One of the insidious things about noise pollution is that it is invisible. While the long plume that rose after the Deepwater Horizon explosion is a discernible reminder of how oil can harm the ocean, the sound that explosion made is less tangible.
But recent research shows that the noise caused by human activity, like noise from oil shipping and drilling, is having a negative impact on the marine ecosystem. That’s lead to new research and the possibility of new regulation, all aimed at keeping human activity quieter.
Growing Evidence that Noise is a Problem Underwater
In one recent study, a group of researchers from the New England Aquarium gauged the stress levels of whales by measuring hormones in whale droppings. They discovered there was a brief window of time right after the September 11th terrorist attacks when whales appeared more relaxed than usual.
Scientists think it might have something to do with the fact that shipping traffic was restricted in the weeks following 9/11.
In another study, researchers from Norway tracked fish catches in an area where seismic airguns were being used to explore for oil. The result: certain fish catches declined after the guns were used, while the presence of other species increased.
“If the data are correct and can be replicated, the issue comes down to: ‘Well, is this affecting fisheries around the world?'” Dr. Arthur Popper, a scientist with the Aquatic Bioacoustics Laboratory at the University of Maryland, posed to StateImpact Texas.
“And as we do more things like developing wind farms, and oil exploration and geologic surveys and such, is this becoming a bigger and bigger issue?”
When man-made noise begins to interfere with the natural back-and-forth of sea-dwelling creatures, it stands to reason that their behavior may be disturbed.
“It’s like walking in the country and it’s nice and quiet,” said Popper. “You can hear everything around you. And then you add lots of noise from construction or something, and it’s harder to hear the people around you, or sounds that you might be interested in hearing.”
That’s exacerbated by the fact that sound travels a lot farther underwater.
“There are places where sound can travel like five or ten thousand miles in the ocean. [But] it would never travel that distance in the air,” said Popper.
From Innovation to Regulation?
With concern growing over the impacts of man-made noise, a group of University of Texas researchers is looking into what can be done.
One morning early this month at UT Austin’s Applied Research Laboratories, Dr. Preston Wilson conducted a simple experiment. It’s the kind, as they say, you can try at home. He filled a beaker up with some water, and as he tapped on the beaker he added more water into it from a syringe. As the extra water goes in, the sharp sound of the tapping is dulled and quieted.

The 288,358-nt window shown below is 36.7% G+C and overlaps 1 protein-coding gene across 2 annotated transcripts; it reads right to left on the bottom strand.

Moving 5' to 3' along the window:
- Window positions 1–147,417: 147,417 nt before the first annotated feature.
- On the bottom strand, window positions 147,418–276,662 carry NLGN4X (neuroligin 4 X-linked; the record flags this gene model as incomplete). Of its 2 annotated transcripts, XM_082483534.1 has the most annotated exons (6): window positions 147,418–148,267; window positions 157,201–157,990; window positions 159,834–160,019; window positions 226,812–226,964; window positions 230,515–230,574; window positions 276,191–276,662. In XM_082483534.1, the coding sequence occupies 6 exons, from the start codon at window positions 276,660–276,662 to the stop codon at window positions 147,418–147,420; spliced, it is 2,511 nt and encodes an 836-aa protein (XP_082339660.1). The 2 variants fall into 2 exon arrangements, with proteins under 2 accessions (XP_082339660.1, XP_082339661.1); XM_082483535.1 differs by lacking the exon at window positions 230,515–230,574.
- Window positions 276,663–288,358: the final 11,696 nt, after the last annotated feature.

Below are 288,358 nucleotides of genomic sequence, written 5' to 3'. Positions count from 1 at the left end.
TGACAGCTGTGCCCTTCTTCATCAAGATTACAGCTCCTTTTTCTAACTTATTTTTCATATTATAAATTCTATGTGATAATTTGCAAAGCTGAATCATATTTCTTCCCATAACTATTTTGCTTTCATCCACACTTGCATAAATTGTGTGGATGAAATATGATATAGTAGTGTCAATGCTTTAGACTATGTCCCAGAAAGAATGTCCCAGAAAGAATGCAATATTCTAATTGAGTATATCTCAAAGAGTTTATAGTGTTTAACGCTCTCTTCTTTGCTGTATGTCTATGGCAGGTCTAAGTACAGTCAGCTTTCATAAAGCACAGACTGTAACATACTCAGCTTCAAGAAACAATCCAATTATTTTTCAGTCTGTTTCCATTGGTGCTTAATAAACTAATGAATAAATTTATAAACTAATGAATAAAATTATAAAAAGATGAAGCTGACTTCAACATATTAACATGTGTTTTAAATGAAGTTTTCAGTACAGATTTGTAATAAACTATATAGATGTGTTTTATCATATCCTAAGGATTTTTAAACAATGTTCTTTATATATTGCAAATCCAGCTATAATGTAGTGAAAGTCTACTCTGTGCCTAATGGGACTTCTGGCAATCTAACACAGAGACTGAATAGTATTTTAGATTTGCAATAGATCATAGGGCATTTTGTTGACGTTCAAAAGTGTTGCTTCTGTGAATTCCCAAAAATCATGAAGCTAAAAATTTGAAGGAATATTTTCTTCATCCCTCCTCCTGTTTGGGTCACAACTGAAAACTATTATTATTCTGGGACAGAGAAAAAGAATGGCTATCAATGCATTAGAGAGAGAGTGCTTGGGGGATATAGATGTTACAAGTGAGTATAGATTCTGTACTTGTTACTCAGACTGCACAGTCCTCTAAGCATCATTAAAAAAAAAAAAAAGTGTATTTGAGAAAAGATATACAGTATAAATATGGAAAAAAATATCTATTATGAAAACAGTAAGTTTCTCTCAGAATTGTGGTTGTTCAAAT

Wilson explains that it’s all about the bubbles that form when the extra water is added.
“The pinging sound is reduced, and as the bubbles rise up it eventually comes back to pinging,” he said.
The Navy has been using bubbles to mask ship sounds for years. Bubbles are also used to mask sound in some pile-driving operations. What Wilson and his team want to do is enhance that system and extend it to other operations at sea and in rivers and lakes.
They want to do it by encapsulating the bubbles, essentially putting them in balloons so that they can control their size and ensure the bubbles stay fixed in stormy weather. Dr. Wilson says these “balloon bubbles” could be strung on the ocean floor around a noisy construction operation or even wrapped around a noisy ship’s hull.
“You might imagine completely surrounding a source. Using not just a curtain, but a blanket maybe, or a jacket,” said Wilson.
At the moment Wilson’s research is funded by Shell Oil. The team says they’ve already had talks with regulators who are interested in the technology, and with offshore construction contractors who believe the technology may be less expensive than existing noise mitigation.
“Government agencies want to have these [noisy] activities go forward to a certain extent,” said Wilson. “They don’t want to regulate them out of existence. So when a new technology allows for greater abatement, it may follow that the regulations become stricter.”
Marine Biologist Arthur Popper thinks that will be most useful right off the coast of Texas in the Gulf of Mexico, home of tanker ships, oil rigs and no lack of life under the sea.
“The way to think about this is that as human beings in the United States we have a lot of regulations for noise in the environment, because its known that noise can cause all sort of problems,” said Popper. “And we’ve been realizing that as human pour sounds into the ocean, that this has the same effect on marine life.”